A digital optical audio output (also called TOSLINK) and an HDMI port are present in almost all televisions and soundbars. Both transmit TV audio signals to soundbars or audio video receivers and are readily available at different rates.

HDMI ARC (Audio Return Channel) allows you to transfer audio and video signals together, while optical audio cables are limited to audio only. So if your TV and soundbar have both ports, what do you do? Which should you use?

Well, that’s what we’re going to discuss in this article today and dive into the basics of digital optical audio cable and HDMI ARC to determine which audio cable is best for your needs.

Without further ado, let’s get started. But first,

What is HDMI ARC

HDMI (short for High-Definition Multimedia Interface) is the interface for carrying video and audio signals between the TV and game consoles, streaming boxes and soundbars. Traditionally, HDMI cables are copper. However, you will also find fiber optic HDMI cables and they are quite expensive.

The use of copper in HDMI cables makes them affordable. However, this also makes it prone to electromagnetic interference generated by powerful electrical devices. Fortunately, such interference is not common in normal home setups.

That said, HDMI has seen quite a few iterations since its inception. Now, HDMI 2.1 is the latest version that you would likely see in the latest and most popular electronic devices like OLED TVs, game consoles like the PlayStation 5 and Xbox Series X, soundbars, and audio video receivers.

Traditionally, HDMI could only transfer video. And in 2009 it welcomed the HDMI ARC protocol to facilitate two-way communication for audio and video. So, if you have a compatible TV and soundbar, you can use a compatible HDMI cable to transmit audio from your TV to the soundbar.

The HT-X9000F comes with two HDMI ports, one of which supports HDMI ARC.

However, HDMI ARC is not without limitations. For one thing, it can’t transfer high resolution audio. The maximum audio bandwidth of 1 Mbps means it cannot support modern lossless audio formats such as Dolby Atmos, DTS-X or Dolby True HD.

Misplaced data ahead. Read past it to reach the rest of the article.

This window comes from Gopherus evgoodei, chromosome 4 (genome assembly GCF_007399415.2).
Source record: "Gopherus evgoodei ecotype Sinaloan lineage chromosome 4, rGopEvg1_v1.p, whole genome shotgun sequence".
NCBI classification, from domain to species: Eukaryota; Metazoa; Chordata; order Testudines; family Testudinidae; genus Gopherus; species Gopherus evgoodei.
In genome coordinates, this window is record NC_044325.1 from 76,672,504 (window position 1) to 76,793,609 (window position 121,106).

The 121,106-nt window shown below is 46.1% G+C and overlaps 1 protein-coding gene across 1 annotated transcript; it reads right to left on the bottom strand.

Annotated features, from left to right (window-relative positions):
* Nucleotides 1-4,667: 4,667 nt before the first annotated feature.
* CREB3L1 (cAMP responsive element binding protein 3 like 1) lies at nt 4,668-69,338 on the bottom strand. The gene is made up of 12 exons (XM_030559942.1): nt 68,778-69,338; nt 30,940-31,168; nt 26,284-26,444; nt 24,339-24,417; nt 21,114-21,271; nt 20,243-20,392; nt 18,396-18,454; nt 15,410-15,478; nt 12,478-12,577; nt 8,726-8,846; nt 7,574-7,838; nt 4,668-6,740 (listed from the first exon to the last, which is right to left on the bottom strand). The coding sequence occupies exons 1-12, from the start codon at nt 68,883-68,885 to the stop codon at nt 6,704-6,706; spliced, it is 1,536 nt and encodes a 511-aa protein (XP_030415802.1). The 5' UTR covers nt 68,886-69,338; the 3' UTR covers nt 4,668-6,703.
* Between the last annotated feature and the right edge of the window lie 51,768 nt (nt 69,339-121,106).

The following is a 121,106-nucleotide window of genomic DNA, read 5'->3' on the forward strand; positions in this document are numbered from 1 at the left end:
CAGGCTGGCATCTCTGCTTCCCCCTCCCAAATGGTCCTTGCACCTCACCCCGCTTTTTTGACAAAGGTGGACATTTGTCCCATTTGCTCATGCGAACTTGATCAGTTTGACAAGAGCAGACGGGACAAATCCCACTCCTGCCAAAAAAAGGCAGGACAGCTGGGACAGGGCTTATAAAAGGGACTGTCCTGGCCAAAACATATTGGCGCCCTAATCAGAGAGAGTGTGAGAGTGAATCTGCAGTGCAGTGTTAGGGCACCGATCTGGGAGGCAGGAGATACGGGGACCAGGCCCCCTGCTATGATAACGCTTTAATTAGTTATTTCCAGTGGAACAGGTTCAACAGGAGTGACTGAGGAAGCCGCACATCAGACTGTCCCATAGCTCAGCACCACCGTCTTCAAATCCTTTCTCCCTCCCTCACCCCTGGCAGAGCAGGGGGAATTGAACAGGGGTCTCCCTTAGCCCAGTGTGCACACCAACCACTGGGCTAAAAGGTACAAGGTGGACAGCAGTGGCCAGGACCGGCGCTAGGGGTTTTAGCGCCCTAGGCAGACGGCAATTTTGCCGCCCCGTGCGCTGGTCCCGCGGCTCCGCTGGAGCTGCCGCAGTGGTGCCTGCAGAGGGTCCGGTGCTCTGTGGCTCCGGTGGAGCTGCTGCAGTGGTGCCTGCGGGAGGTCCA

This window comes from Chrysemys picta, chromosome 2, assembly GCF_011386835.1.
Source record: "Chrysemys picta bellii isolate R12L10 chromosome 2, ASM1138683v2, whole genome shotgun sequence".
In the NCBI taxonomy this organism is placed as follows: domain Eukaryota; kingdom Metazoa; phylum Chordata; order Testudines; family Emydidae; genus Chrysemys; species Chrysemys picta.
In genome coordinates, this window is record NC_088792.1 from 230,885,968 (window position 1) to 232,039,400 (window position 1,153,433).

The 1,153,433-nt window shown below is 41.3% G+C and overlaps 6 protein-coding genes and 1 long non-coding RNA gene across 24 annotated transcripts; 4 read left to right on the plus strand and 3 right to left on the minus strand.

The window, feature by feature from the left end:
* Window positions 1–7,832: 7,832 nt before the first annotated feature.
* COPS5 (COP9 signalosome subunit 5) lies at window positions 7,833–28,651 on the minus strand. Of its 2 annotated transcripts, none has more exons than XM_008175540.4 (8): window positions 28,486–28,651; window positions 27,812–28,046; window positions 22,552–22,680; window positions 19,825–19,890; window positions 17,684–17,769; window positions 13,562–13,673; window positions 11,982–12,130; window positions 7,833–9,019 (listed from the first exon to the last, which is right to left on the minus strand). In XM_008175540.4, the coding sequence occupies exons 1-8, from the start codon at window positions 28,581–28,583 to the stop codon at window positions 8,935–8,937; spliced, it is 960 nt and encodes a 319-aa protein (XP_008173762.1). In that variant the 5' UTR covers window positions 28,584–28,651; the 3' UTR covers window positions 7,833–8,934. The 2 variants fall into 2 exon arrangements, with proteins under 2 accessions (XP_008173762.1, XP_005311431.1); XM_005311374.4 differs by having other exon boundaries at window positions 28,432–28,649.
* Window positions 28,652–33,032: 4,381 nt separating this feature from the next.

At the same time, it does not support 7.1 channels. However, it should be noted that HDMI ARC supports Dolby Digital Plus. For those who don’t know, Dolby Digital Plus has twice the efficiency of Dolby Digital audio technology and is usually found in online streaming services like Netflix, Amazon, Hulu, etc.

What is a digital optical audio cable

The digital optical audio cable existed before the arrival of HDMI and is popular among people who have legacy audio systems and equipment. As the name suggests, digital optical audio cables are made of polymer optical fibers to carry audio signals. The signal is transferred via light, which minimizes the risk of electromagnetic interference. Today you will find optical audio cables made from

The use of light also means that optical audio cables have a longer run length than HDMI ARC cables. So if you plan to run these cables inside dry walls, you can do so without worrying about signal loss or degradation.

However, you’ll have to go the traditional route when it comes to connecting a host of peripherals to your TV and soundbar. This means that you will need a separate digital optical cable to transmit audio from your TV to the soundbar.

Like HDMI ARC, they do not support 7.1 channel surround sound. But the good news is that they support up to 5.1 channels.